What is the scope of PTE?
PTE applies to the active ingredient that is administered as part of the drug product, which must be present in the particular dosage form applied to the patient. This active ingredient must also be the basis for the regulatory approval and must be designated as such in the approved product’s label. Note that PTE is not available to drug products that were previously approved and/or subject to regulatory review.
An innovator seeking PTE should therefore ensure that the active ingredient: (1) is claimed in a patent to which PTE is sought; (2) is present in the drug product as administered (and approved); (3) is named on the drug label as the active ingredient; and (4) was not previously approved or subject to regulatory review.
For patents covering either the drug product or methods for its use, the PTE is limited to the use(s) that have been approved by the FDA for the product. Any PTE of the approved drug product will not cover later-obtained indications. For patents directed to the manufacturing of a drug product, any PTE will be limited to the manufacturing method used to make the product under regulatory review.
What is the “approved drug” that is protected under PTE?
According to the plain language of 35 U.S.C. §156(f)(2), the “drug product” protected under PTE is “the active ingredient” of a new drug “including any salt or ester of the active ingredient, as a single entity or in combination with another active ingredient.” Thus, PTE can be used to protect other salt and ester forms of the active ingredient in a drug product.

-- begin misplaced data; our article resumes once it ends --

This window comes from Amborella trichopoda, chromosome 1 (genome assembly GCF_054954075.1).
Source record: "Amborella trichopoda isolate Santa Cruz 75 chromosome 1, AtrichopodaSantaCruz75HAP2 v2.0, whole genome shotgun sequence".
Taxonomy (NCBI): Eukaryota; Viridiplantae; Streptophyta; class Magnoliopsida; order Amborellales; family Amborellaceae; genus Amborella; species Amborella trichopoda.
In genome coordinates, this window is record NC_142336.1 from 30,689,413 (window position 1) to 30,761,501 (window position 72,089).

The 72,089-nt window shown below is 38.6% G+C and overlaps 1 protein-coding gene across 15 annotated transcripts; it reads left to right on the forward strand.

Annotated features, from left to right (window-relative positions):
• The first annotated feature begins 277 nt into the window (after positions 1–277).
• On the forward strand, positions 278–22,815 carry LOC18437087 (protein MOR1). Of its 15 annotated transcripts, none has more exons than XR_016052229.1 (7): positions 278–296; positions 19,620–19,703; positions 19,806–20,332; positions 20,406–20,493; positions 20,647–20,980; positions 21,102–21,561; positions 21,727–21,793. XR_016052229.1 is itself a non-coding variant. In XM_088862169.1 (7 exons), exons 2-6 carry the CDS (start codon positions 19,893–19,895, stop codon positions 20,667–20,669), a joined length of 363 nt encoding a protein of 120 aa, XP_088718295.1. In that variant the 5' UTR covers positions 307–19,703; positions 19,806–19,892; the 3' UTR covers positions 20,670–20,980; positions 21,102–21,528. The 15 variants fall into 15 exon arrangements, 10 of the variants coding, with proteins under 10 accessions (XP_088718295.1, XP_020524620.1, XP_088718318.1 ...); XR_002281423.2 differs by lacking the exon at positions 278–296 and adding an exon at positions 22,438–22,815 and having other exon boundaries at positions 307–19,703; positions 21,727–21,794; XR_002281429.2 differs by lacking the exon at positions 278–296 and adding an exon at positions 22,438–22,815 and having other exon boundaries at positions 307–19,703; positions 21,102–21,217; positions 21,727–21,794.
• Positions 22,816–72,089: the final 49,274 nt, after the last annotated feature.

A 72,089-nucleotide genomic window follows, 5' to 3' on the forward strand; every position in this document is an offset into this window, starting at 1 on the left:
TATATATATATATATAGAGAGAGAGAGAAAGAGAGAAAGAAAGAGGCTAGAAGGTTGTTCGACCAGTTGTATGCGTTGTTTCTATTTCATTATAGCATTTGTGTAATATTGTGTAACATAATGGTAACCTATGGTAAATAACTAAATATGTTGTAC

How does PTE apply in practice to protect against generic and follow-on competition?
When an innovator seeks to use PTE to preclude the market entry of generic and/or follow-on products, all of the factors discussed above will play a role in determining the success of this strategy. Five potential scenarios include:
- Same active ingredient – If a competitor were to seek approval of a drug product containing the exact same active ingredient used by the innovator for the same indication, PTE may preclude market entry.
- Different salt – If a competitor were to seek approval of a drug product containing a different or novel salt form of the same active ingredient used by the innovator for the same indication, PTE may preclude market entry.
- Ester – If a competitor were to seek approval of a drug product containing an ester form of the same active ingredient used by the innovator for the same indication, PTE may preclude market entry.
- De-esterified form or different ester – If the innovator has attained approval for an ester form of a particular drug molecule and a competitor seeks approval of the de-esterified (free) form of that same drug molecule, PTE may not preclude market entry regardless of the indication sought or the clinical data cited in the competitor’s application. Further, the competitor may, under some circumstances, be able to obtain PTE on its own active ingredient.
- Different indication – If a competitor seeks approval of a drug product for a new indication that was not previously the subject of regulatory review, PTE may not preclude market entry regardless of how the competitor’s active ingredient compares to that of the innovator.
To help life sciences companies maximize regulatory and patent exclusivity, Goodwin patent prosecution partner Theresa Kavanaugh and patent litigation partner Nick Mitrokostas regularly team up to craft strategic considerations specifically for companies close to regulatory approval or in the late stages of development of a therapeutic small molecule or biologic. Look for additional insights from our life sciences team in your email or on goodwinlaw.com.